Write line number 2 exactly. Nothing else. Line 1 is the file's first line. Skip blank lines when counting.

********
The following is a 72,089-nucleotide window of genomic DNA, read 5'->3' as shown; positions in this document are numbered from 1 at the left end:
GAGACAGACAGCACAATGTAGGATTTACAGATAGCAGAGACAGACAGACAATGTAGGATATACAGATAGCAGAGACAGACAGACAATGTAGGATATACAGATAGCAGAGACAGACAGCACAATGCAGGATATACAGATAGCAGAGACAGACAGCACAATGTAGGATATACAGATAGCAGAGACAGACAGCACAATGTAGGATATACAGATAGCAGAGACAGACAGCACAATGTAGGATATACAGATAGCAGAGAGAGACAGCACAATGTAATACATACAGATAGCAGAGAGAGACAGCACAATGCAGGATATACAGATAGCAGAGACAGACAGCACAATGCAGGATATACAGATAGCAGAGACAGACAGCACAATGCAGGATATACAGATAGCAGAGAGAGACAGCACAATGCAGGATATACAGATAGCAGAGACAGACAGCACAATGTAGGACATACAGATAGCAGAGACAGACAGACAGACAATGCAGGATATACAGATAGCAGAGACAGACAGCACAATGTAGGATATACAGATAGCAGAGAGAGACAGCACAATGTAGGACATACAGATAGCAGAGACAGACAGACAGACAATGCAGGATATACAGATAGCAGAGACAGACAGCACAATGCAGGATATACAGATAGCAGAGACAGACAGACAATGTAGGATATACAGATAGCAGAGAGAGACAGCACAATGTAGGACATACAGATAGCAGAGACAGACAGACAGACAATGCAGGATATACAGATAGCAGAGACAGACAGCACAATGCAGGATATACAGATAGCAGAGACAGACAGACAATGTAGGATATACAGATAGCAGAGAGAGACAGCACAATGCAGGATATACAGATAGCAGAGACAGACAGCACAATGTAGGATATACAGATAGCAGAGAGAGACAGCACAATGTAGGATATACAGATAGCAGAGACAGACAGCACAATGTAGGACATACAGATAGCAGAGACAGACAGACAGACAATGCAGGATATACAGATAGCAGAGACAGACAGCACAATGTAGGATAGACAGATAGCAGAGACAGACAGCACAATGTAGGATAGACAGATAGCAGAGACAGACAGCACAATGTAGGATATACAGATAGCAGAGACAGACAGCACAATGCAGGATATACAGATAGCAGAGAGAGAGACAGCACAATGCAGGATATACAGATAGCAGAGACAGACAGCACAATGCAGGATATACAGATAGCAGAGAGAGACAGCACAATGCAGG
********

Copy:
GAGACAGACAGCACAATGTAGGATTTACAGATAGCAGAGACAGACAGACAATGTAGGATATACAGATAGCAGAGACAGACAGACAATGTAGGATATACAGATAGCAGAGACAGACAGCACAATGCAGGATATACAGATAGCAGAGACAGACAGCACAATGTAGGATATACAGATAGCAGAGACAGACAGCACAATGTAGGATATACAGATAGCAGAGACAGACAGCACAATGTAGGATATACAGATAGCAGAGAGAGACAGCACAATGTAATACATACAGATAGCAGAGAGAGACAGCACAATGCAGGATATACAGATAGCAGAGACAGACAGCACAATGCAGGATATACAGATAGCAGAGACAGACAGCACAATGCAGGATATACAGATAGCAGAGAGAGACAGCACAATGCAGGATATACAGATAGCAGAGACAGACAGCACAATGTAGGACATACAGATAGCAGAGACAGACAGACAGACAATGCAGGATATACAGATAGCAGAGACAGACAGCACAATGTAGGATATACAGATAGCAGAGAGAGACAGCACAATGTAGGACATACAGATAGCAGAGACAGACAGACAGACAATGCAGGATATACAGATAGCAGAGACAGACAGCACAATGCAGGATATACAGATAGCAGAGACAGACAGACAATGTAGGATATACAGATAGCAGAGAGAGACAGCACAATGTAGGACATACAGATAGCAGAGACAGACAGACAGACAATGCAGGATATACAGATAGCAGAGACAGACAGCACAATGCAGGATATACAGATAGCAGAGACAGACAGACAATGTAGGATATACAGATAGCAGAGAGAGACAGCACAATGCAGGATATACAGATAGCAGAGACAGACAGCACAATGTAGGATATACAGATAGCAGAGAGAGACAGCACAATGTAGGATATACAGATAGCAGAGACAGACAGCACAATGTAGGACATACAGATAGCAGAGACAGACAGACAGACAATGCAGGATATACAGATAGCAGAGACAGACAGCACAATGTAGGATAGACAGATAGCAGAGACAGACAGCACAATGTAGGATAGACAGATAGCAGAGACAGACAGCACAATGTAGGATATACAGATAGCAGAGACAGACAGCACAATGCAGGATATACAGATAGCAGAGAGAGAGACAGCACAATGCAGGATATACAGATAGCAGAGACAGACAGCACAATGCAGGATATACAGATAGCAGAGAGAGACAGCACAATGCAGG